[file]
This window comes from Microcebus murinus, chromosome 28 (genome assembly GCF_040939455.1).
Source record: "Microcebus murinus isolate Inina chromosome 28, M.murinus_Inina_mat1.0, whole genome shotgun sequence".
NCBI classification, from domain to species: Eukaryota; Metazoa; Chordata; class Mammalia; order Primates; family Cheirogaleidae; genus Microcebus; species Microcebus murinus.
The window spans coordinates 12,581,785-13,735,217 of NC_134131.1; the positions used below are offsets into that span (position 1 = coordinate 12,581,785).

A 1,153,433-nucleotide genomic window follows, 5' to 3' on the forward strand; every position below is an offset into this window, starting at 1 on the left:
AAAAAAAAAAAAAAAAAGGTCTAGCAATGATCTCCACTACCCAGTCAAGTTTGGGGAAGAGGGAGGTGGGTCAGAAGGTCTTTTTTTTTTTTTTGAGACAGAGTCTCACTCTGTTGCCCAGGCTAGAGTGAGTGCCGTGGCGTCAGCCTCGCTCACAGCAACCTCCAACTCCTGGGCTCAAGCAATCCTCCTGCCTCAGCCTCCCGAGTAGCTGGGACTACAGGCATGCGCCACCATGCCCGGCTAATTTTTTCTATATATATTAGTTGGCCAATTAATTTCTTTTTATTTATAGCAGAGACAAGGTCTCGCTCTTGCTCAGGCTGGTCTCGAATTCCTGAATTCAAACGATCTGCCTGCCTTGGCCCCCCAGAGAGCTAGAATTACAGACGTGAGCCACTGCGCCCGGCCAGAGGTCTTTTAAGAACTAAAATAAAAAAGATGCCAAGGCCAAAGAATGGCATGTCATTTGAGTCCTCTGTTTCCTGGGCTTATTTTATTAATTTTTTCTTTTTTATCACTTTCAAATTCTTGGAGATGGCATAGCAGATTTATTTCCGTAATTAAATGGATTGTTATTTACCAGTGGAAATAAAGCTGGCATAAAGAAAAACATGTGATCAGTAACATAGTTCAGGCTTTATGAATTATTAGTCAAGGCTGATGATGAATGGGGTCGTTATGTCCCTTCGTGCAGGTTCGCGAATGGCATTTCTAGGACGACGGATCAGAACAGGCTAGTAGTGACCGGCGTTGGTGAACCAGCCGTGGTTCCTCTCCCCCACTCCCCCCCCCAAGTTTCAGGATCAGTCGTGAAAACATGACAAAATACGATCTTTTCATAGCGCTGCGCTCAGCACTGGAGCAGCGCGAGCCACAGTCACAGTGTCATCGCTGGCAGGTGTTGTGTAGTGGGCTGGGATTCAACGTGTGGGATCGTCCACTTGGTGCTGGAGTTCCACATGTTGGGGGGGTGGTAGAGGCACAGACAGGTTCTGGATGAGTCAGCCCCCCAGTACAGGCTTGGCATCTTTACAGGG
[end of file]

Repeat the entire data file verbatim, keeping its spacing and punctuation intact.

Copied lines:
This window comes from Microcebus murinus, chromosome 28 (genome assembly GCF_040939455.1).
Source record: "Microcebus murinus isolate Inina chromosome 28, M.murinus_Inina_mat1.0, whole genome shotgun sequence".
NCBI classification, from domain to species: Eukaryota; Metazoa; Chordata; class Mammalia; order Primates; family Cheirogaleidae; genus Microcebus; species Microcebus murinus.
The window spans coordinates 12,581,785-13,735,217 of NC_134131.1; the positions used below are offsets into that span (position 1 = coordinate 12,581,785).

A 1,153,433-nucleotide genomic window follows, 5' to 3' on the forward strand; every position below is an offset into this window, starting at 1 on the left:
AAAAAAAAAAAAAAAAAGGTCTAGCAATGATCTCCACTACCCAGTCAAGTTTGGGGAAGAGGGAGGTGGGTCAGAAGGTCTTTTTTTTTTTTTTGAGACAGAGTCTCACTCTGTTGCCCAGGCTAGAGTGAGTGCCGTGGCGTCAGCCTCGCTCACAGCAACCTCCAACTCCTGGGCTCAAGCAATCCTCCTGCCTCAGCCTCCCGAGTAGCTGGGACTACAGGCATGCGCCACCATGCCCGGCTAATTTTTTCTATATATATTAGTTGGCCAATTAATTTCTTTTTATTTATAGCAGAGACAAGGTCTCGCTCTTGCTCAGGCTGGTCTCGAATTCCTGAATTCAAACGATCTGCCTGCCTTGGCCCCCCAGAGAGCTAGAATTACAGACGTGAGCCACTGCGCCCGGCCAGAGGTCTTTTAAGAACTAAAATAAAAAAGATGCCAAGGCCAAAGAATGGCATGTCATTTGAGTCCTCTGTTTCCTGGGCTTATTTTATTAATTTTTTCTTTTTTATCACTTTCAAATTCTTGGAGATGGCATAGCAGATTTATTTCCGTAATTAAATGGATTGTTATTTACCAGTGGAAATAAAGCTGGCATAAAGAAAAACATGTGATCAGTAACATAGTTCAGGCTTTATGAATTATTAGTCAAGGCTGATGATGAATGGGGTCGTTATGTCCCTTCGTGCAGGTTCGCGAATGGCATTTCTAGGACGACGGATCAGAACAGGCTAGTAGTGACCGGCGTTGGTGAACCAGCCGTGGTTCCTCTCCCCCACTCCCCCCCCCAAGTTTCAGGATCAGTCGTGAAAACATGACAAAATACGATCTTTTCATAGCGCTGCGCTCAGCACTGGAGCAGCGCGAGCCACAGTCACAGTGTCATCGCTGGCAGGTGTTGTGTAGTGGGCTGGGATTCAACGTGTGGGATCGTCCACTTGGTGCTGGAGTTCCACATGTTGGGGGGGTGGTAGAGGCACAGACAGGTTCTGGATGAGTCAGCCCCCCAGTACAGGCTTGGCATCTTTACAGGG